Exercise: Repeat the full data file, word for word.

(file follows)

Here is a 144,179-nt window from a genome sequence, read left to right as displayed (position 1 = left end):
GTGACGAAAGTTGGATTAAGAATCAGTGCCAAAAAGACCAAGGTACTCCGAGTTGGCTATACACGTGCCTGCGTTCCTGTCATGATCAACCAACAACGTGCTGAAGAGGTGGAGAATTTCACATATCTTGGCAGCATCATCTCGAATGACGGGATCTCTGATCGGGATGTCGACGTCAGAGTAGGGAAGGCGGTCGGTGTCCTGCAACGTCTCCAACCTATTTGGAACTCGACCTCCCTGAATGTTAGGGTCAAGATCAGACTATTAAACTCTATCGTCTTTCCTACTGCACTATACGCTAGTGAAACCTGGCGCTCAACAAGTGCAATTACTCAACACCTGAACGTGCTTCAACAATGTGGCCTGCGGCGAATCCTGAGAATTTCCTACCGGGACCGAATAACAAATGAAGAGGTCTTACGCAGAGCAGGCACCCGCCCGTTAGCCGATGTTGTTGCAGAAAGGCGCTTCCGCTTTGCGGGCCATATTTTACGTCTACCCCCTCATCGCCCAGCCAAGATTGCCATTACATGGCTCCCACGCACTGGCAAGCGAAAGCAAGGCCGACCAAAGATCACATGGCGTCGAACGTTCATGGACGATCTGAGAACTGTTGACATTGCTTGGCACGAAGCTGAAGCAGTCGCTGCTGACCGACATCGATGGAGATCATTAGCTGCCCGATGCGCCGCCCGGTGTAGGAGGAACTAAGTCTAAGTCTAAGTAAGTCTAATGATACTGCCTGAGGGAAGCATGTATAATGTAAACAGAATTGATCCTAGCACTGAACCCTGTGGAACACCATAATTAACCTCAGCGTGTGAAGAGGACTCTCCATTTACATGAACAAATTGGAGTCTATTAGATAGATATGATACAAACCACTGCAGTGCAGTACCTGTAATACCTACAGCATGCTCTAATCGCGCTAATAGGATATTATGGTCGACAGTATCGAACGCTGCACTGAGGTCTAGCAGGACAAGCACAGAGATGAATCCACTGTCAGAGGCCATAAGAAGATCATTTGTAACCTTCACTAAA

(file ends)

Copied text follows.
Here is a 144,179-nt window from a genome sequence, read left to right as displayed (position 1 = left end):
GTGACGAAAGTTGGATTAAGAATCAGTGCCAAAAAGACCAAGGTACTCCGAGTTGGCTATACACGTGCCTGCGTTCCTGTCATGATCAACCAACAACGTGCTGAAGAGGTGGAGAATTTCACATATCTTGGCAGCATCATCTCGAATGACGGGATCTCTGATCGGGATGTCGACGTCAGAGTAGGGAAGGCGGTCGGTGTCCTGCAACGTCTCCAACCTATTTGGAACTCGACCTCCCTGAATGTTAGGGTCAAGATCAGACTATTAAACTCTATCGTCTTTCCTACTGCACTATACGCTAGTGAAACCTGGCGCTCAACAAGTGCAATTACTCAACACCTGAACGTGCTTCAACAATGTGGCCTGCGGCGAATCCTGAGAATTTCCTACCGGGACCGAATAACAAATGAAGAGGTCTTACGCAGAGCAGGCACCCGCCCGTTAGCCGATGTTGTTGCAGAAAGGCGCTTCCGCTTTGCGGGCCATATTTTACGTCTACCCCCTCATCGCCCAGCCAAGATTGCCATTACATGGCTCCCACGCACTGGCAAGCGAAAGCAAGGCCGACCAAAGATCACATGGCGTCGAACGTTCATGGACGATCTGAGAACTGTTGACATTGCTTGGCACGAAGCTGAAGCAGTCGCTGCTGACCGACATCGATGGAGATCATTAGCTGCCCGATGCGCCGCCCGGTGTAGGAGGAACTAAGTCTAAGTCTAAGTAAGTCTAATGATACTGCCTGAGGGAAGCATGTATAATGTAAACAGAATTGATCCTAGCACTGAACCCTGTGGAACACCATAATTAACCTCAGCGTGTGAAGAGGACTCTCCATTTACATGAACAAATTGGAGTCTATTAGATAGATATGATACAAACCACTGCAGTGCAGTACCTGTAATACCTACAGCATGCTCTAATCGCGCTAATAGGATATTATGGTCGACAGTATCGAACGCTGCACTGAGGTCTAGCAGGACAAGCACAGAGATGAATCCACTGTCAGAGGCCATAAGAAGATCATTTGTAACCTTCACTAAA